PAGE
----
However I have never done a 320 PPC on my Canadian licence, which means that I am not currently qualified to fly the type as far as Canada is concerned.
Which is why I am looking for a sim.
No one can be truly "qualified" to fly the A320 in Canada unless they complete a PPC under Air Canada's training program. That is because Air Canada is the only Canadian operator who has the type on their AOC.
You can complete an IFR renewal on an A320 simulator in Canada, but that will not qualify you to fly the type in Canada. Should you ever be hired to fly the A320 with a Canadian operator, they would need to have the A320 on their AOC, approved SOPs and an approved training program. You would need to complete sufficient training to prepare you for a PPC under their program. As a type qualified pilot, you would not need a full initial course. You could be qualified under the requirements of CASS 725.124 subpart 28A:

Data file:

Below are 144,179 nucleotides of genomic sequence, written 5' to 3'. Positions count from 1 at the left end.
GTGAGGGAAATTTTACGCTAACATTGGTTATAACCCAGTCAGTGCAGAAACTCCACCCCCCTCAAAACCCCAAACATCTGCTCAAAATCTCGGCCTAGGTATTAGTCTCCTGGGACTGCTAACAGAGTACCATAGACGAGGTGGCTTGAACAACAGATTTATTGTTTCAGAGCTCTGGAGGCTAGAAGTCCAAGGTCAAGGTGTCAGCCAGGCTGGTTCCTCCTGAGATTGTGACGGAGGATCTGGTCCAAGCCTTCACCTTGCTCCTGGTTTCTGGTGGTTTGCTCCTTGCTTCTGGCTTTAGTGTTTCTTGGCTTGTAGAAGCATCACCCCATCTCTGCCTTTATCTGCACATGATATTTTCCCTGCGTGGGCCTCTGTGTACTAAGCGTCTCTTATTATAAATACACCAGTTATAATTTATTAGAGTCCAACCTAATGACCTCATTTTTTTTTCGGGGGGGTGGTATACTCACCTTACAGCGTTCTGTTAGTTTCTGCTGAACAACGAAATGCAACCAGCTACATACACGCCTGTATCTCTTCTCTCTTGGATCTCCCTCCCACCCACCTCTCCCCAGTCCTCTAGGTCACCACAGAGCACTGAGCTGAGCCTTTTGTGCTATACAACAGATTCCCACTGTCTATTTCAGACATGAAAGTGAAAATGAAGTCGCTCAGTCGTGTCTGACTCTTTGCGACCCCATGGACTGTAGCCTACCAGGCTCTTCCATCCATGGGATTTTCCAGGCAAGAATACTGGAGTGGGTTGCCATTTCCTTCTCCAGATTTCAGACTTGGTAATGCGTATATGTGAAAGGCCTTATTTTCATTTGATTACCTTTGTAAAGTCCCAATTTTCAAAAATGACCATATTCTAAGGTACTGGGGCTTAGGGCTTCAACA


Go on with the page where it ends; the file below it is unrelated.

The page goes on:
(28A) Hire of Type Qualified Pilots
(amended 1998/03/23; no previous version)
(a) In this standard, "equivalent qualification" means a qualification achieved under an approved Transport Canada course.
(b) An air operator may hire a pilot holding a Canadian type qualification or foreign equivalent qualification , with no PPC on type in accordance with Part VII of the Canadian Aviation Regulations, and shall ensure that, as part of the initial training:
(i) the candidate's last check on the aeroplane type was conducted on a synthetic flight training device;
(ii) the following is part of the training:
(A) company indoctrination;
(B) pilot ground and emergency procedures training on each type of aeroplane the pilot is assigned to, sufficient to cover the air operator procedures and equipment differences;
(C) standard operating procedures review;
(D) training in synthetic flight training device or flight training sufficient to pass a PPC; and
(E) sufficient line indoctrination to allow the pilot to become familiar with the air operator routes and operational procedures. In no case shall this be less than two sectors over typical route segments that the air operator flies; and
When you get a PPC, you also get a Type Rating. When you get a Type Rating you DO NOT get a PPC.
A Type Rating just means you are qualified on type.